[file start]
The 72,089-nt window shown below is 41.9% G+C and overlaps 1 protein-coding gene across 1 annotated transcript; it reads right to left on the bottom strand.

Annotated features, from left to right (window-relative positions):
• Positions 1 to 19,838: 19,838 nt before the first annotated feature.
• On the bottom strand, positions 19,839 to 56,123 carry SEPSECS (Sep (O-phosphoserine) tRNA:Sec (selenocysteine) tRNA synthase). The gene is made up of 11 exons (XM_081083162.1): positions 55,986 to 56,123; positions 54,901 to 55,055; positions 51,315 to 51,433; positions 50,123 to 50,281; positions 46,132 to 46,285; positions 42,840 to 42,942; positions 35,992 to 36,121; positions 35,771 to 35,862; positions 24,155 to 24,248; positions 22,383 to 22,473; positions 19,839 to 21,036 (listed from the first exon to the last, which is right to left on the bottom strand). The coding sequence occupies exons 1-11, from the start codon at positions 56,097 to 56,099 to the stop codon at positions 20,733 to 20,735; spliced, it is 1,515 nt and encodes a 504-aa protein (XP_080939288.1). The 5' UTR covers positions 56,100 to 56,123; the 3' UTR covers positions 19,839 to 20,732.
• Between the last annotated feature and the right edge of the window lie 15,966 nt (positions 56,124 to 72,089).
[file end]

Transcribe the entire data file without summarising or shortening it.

The 72,089-nt window shown below is 41.9% G+C and overlaps 1 protein-coding gene across 1 annotated transcript; it reads right to left on the bottom strand.

Annotated features, from left to right (window-relative positions):
• Positions 1 to 19,838: 19,838 nt before the first annotated feature.
• On the bottom strand, positions 19,839 to 56,123 carry SEPSECS (Sep (O-phosphoserine) tRNA:Sec (selenocysteine) tRNA synthase). The gene is made up of 11 exons (XM_081083162.1): positions 55,986 to 56,123; positions 54,901 to 55,055; positions 51,315 to 51,433; positions 50,123 to 50,281; positions 46,132 to 46,285; positions 42,840 to 42,942; positions 35,992 to 36,121; positions 35,771 to 35,862; positions 24,155 to 24,248; positions 22,383 to 22,473; positions 19,839 to 21,036 (listed from the first exon to the last, which is right to left on the bottom strand). The coding sequence occupies exons 1-11, from the start codon at positions 56,097 to 56,099 to the stop codon at positions 20,733 to 20,735; spliced, it is 1,515 nt and encodes a 504-aa protein (XP_080939288.1). The 5' UTR covers positions 56,100 to 56,123; the 3' UTR covers positions 19,839 to 20,732.
• Between the last annotated feature and the right edge of the window lie 15,966 nt (positions 56,124 to 72,089).